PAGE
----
Now, activists and members of the Uighur diaspora are calling for proof of life videos of their relatives who have disappeared into a network of internment camps that China claims are “vocational training centres.” Under the hashtag #MeTooUyghur, members of the Uighur community are posting the names and photos of their missing family members…

    Other relevant reporting:

    To note: ‘Rising political star’ sent to Xinjiang

    “Beijing has sent a trusted senior cadre — with a track record of versatility and economic development — to join the highest decision-making body of China’s highly sensitive Xinjiang Uygur autonomous region,” reports the South China Morning Post.

    Wáng Jūnzhèng 王君正, 56, was appointed to Xinjiang’s 14-member Communist Party standing committee, but a specific role “was not specified in the two-paragraph announcement.” For further speculation on Wang’s posting to Xinjiang, see this bilingual note from Mingjing.

    —Jeremy Goldkorn

    4. Pacific Reset, day 222: Trump indicates trade talk deadline could ‘slide for a little while’

    American and Chinese trade negotiators are meeting in Beijing, and will be for the rest of this week. The Wall Street Journal reports (paywall):

    Discussions between midlevel officials began on Monday in China’s Commerce Ministry. Next, a high-level U.S. delegation led by Trade Representative Robert Lighthizer and Treasury Secretary Steven Mnuchin will hold two-day talks, starting Thursday [February 14], with Chinese Vice Premier Liu He and his entourage.

    Both sides hope to hash out a framework of a deal, the people said, with the goal of getting it finalized in a meeting between President Trump and Chinese President Xi Jinping. The date for such a session hasn’t been set.

    We wrote yesterday that the two governments’ desires for a presidential-level meeting to seal a trade and economic agreement was likely to extend the March 2 talks deadline. Today, Trump confirmed this by telling reporters at the White House that “If we’re close to a deal… I could see myself letting [the deadline] slide for a little while.”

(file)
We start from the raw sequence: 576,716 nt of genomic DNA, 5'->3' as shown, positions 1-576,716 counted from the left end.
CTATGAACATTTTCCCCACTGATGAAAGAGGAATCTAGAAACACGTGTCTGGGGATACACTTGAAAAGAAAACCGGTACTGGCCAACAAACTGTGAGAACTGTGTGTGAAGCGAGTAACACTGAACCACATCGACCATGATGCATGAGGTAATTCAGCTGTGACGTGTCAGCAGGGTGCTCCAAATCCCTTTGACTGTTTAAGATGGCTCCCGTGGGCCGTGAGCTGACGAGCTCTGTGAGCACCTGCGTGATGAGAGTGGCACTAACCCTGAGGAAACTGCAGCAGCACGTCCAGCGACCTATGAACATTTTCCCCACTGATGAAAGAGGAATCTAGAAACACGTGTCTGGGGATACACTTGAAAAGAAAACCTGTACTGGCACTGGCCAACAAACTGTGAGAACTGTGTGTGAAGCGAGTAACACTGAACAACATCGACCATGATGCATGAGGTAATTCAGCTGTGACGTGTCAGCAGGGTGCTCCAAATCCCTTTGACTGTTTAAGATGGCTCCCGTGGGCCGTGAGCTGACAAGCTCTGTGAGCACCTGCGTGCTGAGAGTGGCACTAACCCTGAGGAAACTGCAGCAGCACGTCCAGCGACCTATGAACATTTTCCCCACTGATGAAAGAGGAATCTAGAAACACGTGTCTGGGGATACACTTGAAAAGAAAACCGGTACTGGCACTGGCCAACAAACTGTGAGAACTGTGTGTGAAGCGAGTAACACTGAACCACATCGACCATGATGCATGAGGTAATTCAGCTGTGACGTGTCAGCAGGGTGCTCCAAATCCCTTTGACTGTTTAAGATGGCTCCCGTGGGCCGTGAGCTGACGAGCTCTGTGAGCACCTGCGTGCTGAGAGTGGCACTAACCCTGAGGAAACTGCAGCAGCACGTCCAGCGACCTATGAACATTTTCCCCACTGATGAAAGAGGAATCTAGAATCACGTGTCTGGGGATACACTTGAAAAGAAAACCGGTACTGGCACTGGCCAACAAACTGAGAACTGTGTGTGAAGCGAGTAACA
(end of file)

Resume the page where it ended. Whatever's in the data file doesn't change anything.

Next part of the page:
Other news from the Pacific Reset:

    —Lucas Niewenhuis

    5. An end to extrajudicial detention of sex workers and their clients?

    At East Asia Forum, Emile Dirks writes:

    If reports are true, this year China may abolish its system of extrajudicial detention for sex workers and their clients. This is welcome news. China’s sex workers deserve to live and work in safety and eliminating this system would be a major step towards achieving this end. But if this is a victory, it’s a partial one. Though sex worker detention may soon be abolished, similar systems targeting users of drugs and Xinjiang’s Muslims continue to grow.

    6. Back to the ’90s: Zhang Yimou film removed from Berlin Festival

    China’s most famous living director, Zhāng Yìmóu 张艺谋, just had a film pulled from the Berlin Film Festival by Chinese authorities. Agence France-Presse reports:

    The highly unusual move, which comes amid a Beijing crackdown on the domestic entertainment industry, was announced in a festival statement citing “technical difficulties encountered during post-production.”

    Zhang’s “One Second” (一秒钟 yī miǎo zhōng) had been scheduled to screen on Friday. It is billed as an intimate portrait of a prisoner who escaped from a labor camp during the Cultural Revolution and is on a trek to see a key newsreel in a rural village cinema…

    …The cancellation follows another Chinese film, “Better Days,” being withdrawn last week, also for “technical reasons.”

    Good ol’ “technical reasons.” To translate this choice piece of officialese: “Just see what kind of story it tells and you know why it happened,” one Chinese social media user commented, according to the South China Morning Post, which also notes:

    The last time Zhang, who has won numerous accolades including the Golden Bear and Golden Lion awards, had trouble with the film regulators was decades ago. In 1994, his epic “To Live” was banned in China, even though it won awards in Cannes that year.

    He was fully “rehabilitated” by the Communist Party in 2008 when he was appointed director of the opening and closing ceremonies of the Beijing Olympic Games.


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    —Jeremy Goldkorn, Editor-in-Chief


    • Ecommerce — JD’s new hotel
      JD to turn Beijing hotel into a research and commercial center / TechNode
      “China’s e-commerce giant has acquired 100 percent ownership of the Jade Palace Hotel in Beijing for $400 million. The Nasdaq-listed company is planning to transform the building into a space for technology innovation and commercial business.”

    • Electric vehicles and copper
      China’s demand for electric vehicles charges copper / FT (paywall)
      “The number of petrol cars made in China this year is expected to drop by 9 percent, according to Citi, while electric car production is set to rise by 53 percent. That results in net copper demand growth of 0.3 percent for the sector.”

    • Signs of the slowdown
      China’s private firms going bankrupt after guaranteeing others’ loans / Reuters
      “The warning bells are already sounding in the once-prosperous eastern city of Dongying, a hub for oil refining and heavy industry in Shandong Province. Here, at least 28 private companies are seeking to restructure their debts and avoid bankruptcy, mainly due to souring loans that they guaranteed for other firms, court rulings seen by Reuters show.”